Carlsen vs. Norway (With Some Help): Draw

Carlsen vs. Norway (With Some Help): Draw

| 28 | Chess Event Coverage

On Thursday a chess game between Magnus Carlsen and “Norway”, played in a shopping center in Oslo, ended in a draw. The World Champion each time had only one minute to move, while his opponent(s) - online chess fans, helped by three grandmasters - had five, and could even consult a computer.

Images courtesy of VG

The special game between Carlsen and “Norway” was held at the Oslo City kjøpesenter (shopping center), where VG (Verdens Gang, Norway's biggest newspaper and co-sponsor of Carlsen) had set up a special studio. 

Elsewhere in the mall there was a small studio with commentators, including Hans Olav Lahlum, the famous Norwegian historian, crime author, chess player/organizer and politician.

Before the game, Lahlum was lucky enough to face Linni Meister | Photo © Tarjei J. Svensen
Commentary during the game | Photo © Tarjei J. Svensen

Right next to the commentators was a team of three experts: grandmasters Simen Agdestein, Leif Erlend Johannessen and Jon Ludvig Hammer. Based on their recommendations, the online chess fans could suggest a move, and the most suggestion move was played.

In fact everyone was allowed to suggest moves online, not just Norwegians, but the event was only advertised in Norway.

Norway's moves were executed by a mysterious man in a red morph suit. After the game his identity was revealed: cross-country skiing legend Oddvar Brå.

Carlsen only had one minute to make his moves while his opponents had five. There was a special rule: his opponents had to possibility to consult the Houdini chess engine three times during the game.

Here's the game:

In the end the experts only consulted Houdini once The grandmasters were allowed to use Houdini three times each, so nine times in total. This affected the game especually on move 23, when Carlsen had a very promising position and threatened to win an Exchange. “We had lost otherwise,” admitted Hammer.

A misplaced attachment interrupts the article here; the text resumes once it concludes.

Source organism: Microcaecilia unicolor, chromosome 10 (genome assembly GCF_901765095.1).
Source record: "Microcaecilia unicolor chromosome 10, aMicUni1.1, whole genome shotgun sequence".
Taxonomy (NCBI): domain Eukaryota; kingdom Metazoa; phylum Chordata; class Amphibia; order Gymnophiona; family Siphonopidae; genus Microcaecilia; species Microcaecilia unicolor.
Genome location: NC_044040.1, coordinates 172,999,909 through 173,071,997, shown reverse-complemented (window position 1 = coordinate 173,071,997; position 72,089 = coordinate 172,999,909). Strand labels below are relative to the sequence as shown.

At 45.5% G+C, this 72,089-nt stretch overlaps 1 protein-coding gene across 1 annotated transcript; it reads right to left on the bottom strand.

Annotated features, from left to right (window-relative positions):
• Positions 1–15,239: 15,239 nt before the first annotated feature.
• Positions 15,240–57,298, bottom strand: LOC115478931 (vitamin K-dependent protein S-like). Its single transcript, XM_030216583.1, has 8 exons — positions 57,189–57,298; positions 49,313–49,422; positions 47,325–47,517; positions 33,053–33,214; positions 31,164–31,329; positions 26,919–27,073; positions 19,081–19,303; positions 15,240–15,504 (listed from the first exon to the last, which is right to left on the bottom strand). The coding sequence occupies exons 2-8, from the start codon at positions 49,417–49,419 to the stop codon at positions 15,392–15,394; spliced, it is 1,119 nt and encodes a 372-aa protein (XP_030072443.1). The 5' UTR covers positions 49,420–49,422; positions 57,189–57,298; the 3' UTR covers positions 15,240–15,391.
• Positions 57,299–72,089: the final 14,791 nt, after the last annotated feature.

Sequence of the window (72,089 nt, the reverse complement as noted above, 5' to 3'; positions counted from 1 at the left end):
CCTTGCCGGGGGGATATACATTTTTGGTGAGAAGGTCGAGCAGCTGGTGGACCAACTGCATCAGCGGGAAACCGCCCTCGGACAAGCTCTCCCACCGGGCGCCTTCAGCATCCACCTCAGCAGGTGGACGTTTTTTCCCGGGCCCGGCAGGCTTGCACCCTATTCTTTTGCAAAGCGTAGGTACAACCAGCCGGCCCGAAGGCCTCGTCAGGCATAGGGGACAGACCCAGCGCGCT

The computer simply sacrificed that Exchange, and the resulting position wasn't clear at all. Carlsen then decided to pull the emergency brake.

Carlsen's manager Espen Agdestein described it as follows: “It's like meeting a quiz master who can use Google. And with additional help from the audience.”

“One minute thinking time for me was fine, as long as they did not use the computer,” said Carlsen. “But when ‘Norway’ came up with an unexpected, computer-inspired move, it became worse. Then I would have liked to have more time to think. So next time maybe I should have a kind of ‘wild-card’ with the time that I could use when I needed it.”

It was mostly a fun game, but some extra training at the same time. I eventually took this as a serious tournament game. So this was a useful day for me,” said Carlsen, who also said he wants to have the white pieces if such a game is organized another time!

Info based on this VG article which has a number of nice videos.

After the game there were some sponsor activities.

Peter Doggers

Peter Doggers joined a chess club a month before turning 15 and still plays for it. He used to be an active tournament player and holds two IM norms.

Peter has a Master of Arts degree in Dutch Language & Literature. He briefly worked at New in Chess, then as a Dutch teacher and then in a project for improving safety and security in Amsterdam schools.

Between 2007 and 2013 Peter was running ChessVibes, a major source for chess news and videos acquired by in October 2013.

As our Director News & Events, Peter writes many of our news reports. In the summer of 2022, The Guardian’s Leonard Barden described him as “widely regarded as the world’s best chess journalist.”

In October, Peter's first book The Chess Revolution will be published!

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